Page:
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Deaf Gerbils ‘Hear Again’ Thanks to Stem Cell Development

Date: Monday 13th May, 2013

girbils

 

The UK is one step closer to combatting deafness after researchers at the University of Sheffield restored the hearing in animals for the very first time.

According to a recent journal, scientists managed to rebuild the nerve cells in gerbils to make them ‘hear again’.

The findings are a huge progress in the industry and have been dubbed ‘tremendously exciting’ by health experts, in the hope to treat deafness in humans.

Professor Dave Moore, the Senior Research Scientist of the Institute of Hearing Research in Nottingham, told the BBC: “It is a big moment; it really is a major development.”

 

Why use gerbils?

There has been similar research conducted beforehand with mice however, it is reported that gerbils are much more comparable to humans because they hear a similar range of sounds. Mice on the other hand, hear higher-pitched noises.

Why is it such a breakthrough?

Around one in 10 people that suffer a profound hearing loss have damaged nerve cells. This means that their brain struggles to pick up the electrical signal that the ear produces, as the tiny hairs that move to create the signal are impaired.

As part of the research, the nerves in the gerbils’ ears which pass the signal onto the brain, called spiral ganglion neurons, were rebuilt and consequently their hearing was partially improved.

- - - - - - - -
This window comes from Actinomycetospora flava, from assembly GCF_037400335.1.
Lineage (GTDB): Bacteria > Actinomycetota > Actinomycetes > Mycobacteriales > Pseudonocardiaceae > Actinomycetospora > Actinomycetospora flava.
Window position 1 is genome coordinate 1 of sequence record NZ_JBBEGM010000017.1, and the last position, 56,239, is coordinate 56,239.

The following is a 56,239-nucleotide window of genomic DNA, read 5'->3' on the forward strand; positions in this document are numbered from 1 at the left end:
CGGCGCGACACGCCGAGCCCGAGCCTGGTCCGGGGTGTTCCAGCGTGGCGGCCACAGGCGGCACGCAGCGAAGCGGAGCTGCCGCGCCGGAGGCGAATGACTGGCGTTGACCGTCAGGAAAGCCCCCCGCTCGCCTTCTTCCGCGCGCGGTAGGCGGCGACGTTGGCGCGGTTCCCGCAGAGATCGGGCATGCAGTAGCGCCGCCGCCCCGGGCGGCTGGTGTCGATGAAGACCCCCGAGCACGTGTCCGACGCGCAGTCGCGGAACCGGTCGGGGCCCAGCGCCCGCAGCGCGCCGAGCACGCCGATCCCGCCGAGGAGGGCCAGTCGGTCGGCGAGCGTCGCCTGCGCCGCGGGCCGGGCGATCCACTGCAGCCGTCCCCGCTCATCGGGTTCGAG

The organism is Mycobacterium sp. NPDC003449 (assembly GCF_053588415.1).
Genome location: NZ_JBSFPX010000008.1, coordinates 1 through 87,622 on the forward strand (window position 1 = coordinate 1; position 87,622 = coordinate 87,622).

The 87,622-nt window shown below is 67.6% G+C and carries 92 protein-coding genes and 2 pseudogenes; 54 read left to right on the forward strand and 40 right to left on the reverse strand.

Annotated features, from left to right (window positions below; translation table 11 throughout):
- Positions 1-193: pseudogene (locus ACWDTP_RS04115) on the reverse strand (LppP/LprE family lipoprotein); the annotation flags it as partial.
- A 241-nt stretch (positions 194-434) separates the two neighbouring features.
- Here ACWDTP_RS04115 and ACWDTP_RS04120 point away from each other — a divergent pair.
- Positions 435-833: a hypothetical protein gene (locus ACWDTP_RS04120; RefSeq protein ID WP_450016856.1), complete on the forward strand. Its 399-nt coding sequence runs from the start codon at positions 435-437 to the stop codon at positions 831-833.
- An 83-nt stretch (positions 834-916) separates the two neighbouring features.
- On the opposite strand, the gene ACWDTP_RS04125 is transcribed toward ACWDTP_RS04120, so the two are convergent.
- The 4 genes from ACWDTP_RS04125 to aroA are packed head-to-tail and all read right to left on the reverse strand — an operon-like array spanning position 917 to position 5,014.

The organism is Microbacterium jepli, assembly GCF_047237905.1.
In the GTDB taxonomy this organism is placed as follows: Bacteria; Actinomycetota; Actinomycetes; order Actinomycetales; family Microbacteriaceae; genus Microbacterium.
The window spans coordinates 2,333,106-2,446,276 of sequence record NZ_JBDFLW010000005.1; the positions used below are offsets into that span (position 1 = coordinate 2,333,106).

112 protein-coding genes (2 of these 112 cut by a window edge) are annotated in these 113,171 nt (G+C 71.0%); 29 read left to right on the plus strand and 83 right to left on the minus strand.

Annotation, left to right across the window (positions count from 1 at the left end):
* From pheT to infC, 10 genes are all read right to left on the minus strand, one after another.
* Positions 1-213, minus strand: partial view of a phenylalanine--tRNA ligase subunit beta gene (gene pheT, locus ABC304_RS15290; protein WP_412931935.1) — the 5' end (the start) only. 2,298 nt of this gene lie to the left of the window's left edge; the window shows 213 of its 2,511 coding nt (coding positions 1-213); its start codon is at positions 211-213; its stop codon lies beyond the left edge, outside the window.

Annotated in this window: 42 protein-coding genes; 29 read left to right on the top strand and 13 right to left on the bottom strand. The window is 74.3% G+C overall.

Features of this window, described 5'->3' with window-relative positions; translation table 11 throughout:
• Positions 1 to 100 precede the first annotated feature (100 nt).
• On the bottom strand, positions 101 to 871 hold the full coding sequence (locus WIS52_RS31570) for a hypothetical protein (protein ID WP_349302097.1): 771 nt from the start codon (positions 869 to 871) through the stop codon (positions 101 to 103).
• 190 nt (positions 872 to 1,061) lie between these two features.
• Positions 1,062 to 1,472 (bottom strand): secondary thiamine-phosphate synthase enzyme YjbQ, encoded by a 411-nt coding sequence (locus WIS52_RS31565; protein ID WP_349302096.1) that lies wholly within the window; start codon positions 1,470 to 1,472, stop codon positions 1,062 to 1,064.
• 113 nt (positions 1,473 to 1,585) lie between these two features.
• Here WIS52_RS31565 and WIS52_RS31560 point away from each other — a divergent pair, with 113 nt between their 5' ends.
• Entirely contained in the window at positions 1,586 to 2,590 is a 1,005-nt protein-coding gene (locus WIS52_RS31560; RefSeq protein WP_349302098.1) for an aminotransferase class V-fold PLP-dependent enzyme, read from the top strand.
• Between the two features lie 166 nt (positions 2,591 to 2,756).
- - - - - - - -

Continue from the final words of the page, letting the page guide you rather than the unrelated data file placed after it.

How did it happen?

18 deaf gerbils had a ‘chemical soup’ injected into their inner ears. Then the animals’ hearing was measured over a 10 week period and tests showed that on average, 45% of their hearing was restored.

What does this equate to? Well, the results have been compared to not being able to hear a lorry in the road to being able to fully comprehend a conversation. What’s more, it was noted that some of the gerbils had their hearing restored up to 90%.

But will it work on people?

Unfortunately, the development is still very much in its early stages and achieving the same results on a human is farfetched. Injecting the converted stem cells into a human’s ear is much more difficult because they need to face the right direction and be in the exact right position.

However, experts argue that the results are positive none the same; and that stem cell development is going in the right direction for success.

Dr Ralph Holme, Head of Biomedical Research for the charity Action on Hearing Loss, the trading name of the Royal National Institute for Deaf People (RNID), said: “The research is tremendously encouraging and gives us real hope that it will be possible to fix the actual cause of some types of hearing loss in the future.

“For the millions of people for whom hearing loss is eroding their quality of life, this can’t come soon enough.”

Author: Paul Harrison

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